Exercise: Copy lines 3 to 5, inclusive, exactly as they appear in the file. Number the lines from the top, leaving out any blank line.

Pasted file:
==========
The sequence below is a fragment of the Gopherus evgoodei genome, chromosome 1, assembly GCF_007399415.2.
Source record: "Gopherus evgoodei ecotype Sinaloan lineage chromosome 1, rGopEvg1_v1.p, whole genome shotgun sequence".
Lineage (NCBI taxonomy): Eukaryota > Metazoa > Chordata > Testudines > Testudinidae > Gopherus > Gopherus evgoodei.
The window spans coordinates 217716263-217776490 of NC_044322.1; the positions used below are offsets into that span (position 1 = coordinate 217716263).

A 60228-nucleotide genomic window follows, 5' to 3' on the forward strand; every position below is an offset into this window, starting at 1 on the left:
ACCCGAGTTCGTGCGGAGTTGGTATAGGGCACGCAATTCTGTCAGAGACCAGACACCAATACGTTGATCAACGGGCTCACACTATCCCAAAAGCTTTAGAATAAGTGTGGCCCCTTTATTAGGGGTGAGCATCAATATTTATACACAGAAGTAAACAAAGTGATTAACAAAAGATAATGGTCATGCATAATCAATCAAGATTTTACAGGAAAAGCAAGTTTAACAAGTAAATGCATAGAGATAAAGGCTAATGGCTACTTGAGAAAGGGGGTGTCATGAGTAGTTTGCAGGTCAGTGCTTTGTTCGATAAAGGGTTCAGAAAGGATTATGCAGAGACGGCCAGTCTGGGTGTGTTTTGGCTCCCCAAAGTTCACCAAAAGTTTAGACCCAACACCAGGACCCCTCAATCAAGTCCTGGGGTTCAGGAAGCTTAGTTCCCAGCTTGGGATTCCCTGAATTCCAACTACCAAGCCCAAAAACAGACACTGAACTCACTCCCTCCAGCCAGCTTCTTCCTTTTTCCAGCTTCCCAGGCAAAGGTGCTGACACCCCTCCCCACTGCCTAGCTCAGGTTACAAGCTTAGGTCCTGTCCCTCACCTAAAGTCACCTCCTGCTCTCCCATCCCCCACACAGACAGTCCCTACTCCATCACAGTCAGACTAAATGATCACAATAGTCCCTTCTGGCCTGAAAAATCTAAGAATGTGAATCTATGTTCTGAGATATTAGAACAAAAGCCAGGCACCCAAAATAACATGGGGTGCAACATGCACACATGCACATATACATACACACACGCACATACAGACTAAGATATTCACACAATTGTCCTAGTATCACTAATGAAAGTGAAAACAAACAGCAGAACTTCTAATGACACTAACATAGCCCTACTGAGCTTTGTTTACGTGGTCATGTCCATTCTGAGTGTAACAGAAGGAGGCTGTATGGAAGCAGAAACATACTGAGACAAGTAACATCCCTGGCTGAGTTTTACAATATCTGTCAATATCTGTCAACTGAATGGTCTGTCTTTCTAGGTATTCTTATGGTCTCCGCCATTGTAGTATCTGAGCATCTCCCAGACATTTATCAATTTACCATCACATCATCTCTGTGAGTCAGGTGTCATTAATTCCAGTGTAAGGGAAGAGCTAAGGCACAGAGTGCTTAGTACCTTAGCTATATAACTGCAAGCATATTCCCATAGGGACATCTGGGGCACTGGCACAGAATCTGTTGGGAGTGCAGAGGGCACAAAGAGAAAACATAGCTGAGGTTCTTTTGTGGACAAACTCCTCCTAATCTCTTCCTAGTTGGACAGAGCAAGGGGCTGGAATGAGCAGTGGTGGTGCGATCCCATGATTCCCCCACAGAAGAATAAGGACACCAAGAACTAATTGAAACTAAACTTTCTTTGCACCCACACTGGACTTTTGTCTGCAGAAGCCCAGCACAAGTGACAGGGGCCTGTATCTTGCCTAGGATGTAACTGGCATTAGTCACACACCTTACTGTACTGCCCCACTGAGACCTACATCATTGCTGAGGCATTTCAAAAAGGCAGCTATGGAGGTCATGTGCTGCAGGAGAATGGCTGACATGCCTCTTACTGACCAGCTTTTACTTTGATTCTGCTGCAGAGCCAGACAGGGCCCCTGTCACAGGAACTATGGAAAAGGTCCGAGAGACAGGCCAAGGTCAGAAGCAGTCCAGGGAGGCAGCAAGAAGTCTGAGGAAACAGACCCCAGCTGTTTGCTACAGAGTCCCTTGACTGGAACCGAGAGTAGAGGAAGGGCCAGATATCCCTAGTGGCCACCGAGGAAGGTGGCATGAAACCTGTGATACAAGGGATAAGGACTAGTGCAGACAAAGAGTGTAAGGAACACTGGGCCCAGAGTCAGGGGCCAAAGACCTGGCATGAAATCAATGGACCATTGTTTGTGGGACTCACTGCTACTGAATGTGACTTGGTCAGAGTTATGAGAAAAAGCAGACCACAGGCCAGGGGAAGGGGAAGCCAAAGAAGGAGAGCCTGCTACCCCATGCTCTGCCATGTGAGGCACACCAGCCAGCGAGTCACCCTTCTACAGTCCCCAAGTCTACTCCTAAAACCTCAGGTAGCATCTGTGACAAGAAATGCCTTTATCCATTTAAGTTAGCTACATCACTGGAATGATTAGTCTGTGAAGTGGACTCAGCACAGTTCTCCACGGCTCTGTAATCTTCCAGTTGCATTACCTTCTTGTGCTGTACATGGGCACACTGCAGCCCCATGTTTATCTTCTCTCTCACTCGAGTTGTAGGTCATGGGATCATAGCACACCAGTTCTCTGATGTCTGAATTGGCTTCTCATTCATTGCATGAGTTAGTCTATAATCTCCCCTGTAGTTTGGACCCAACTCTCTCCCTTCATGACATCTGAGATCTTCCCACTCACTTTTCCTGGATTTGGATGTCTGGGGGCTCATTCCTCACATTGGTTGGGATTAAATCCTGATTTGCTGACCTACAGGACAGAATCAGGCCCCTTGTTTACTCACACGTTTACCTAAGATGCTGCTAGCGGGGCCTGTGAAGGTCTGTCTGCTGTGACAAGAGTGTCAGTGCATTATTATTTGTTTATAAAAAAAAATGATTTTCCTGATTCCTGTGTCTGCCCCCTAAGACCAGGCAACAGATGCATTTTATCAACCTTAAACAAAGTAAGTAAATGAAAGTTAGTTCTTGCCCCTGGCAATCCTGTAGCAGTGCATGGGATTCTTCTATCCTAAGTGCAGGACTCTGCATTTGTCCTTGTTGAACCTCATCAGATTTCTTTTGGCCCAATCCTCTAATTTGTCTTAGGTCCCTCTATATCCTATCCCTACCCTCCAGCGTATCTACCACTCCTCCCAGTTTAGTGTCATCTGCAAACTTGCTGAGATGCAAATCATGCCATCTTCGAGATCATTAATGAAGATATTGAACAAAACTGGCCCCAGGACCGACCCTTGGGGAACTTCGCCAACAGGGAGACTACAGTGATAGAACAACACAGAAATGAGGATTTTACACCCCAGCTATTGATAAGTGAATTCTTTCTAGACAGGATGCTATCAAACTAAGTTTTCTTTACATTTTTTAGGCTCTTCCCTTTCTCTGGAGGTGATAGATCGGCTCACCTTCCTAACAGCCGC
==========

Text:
Lineage (NCBI taxonomy): Eukaryota > Metazoa > Chordata > Testudines > Testudinidae > Gopherus > Gopherus evgoodei.
The window spans coordinates 217716263-217776490 of NC_044322.1; the positions used below are offsets into that span (position 1 = coordinate 217716263).

A 60228-nucleotide genomic window follows, 5' to 3' on the forward strand; every position below is an offset into this window, starting at 1 on the left: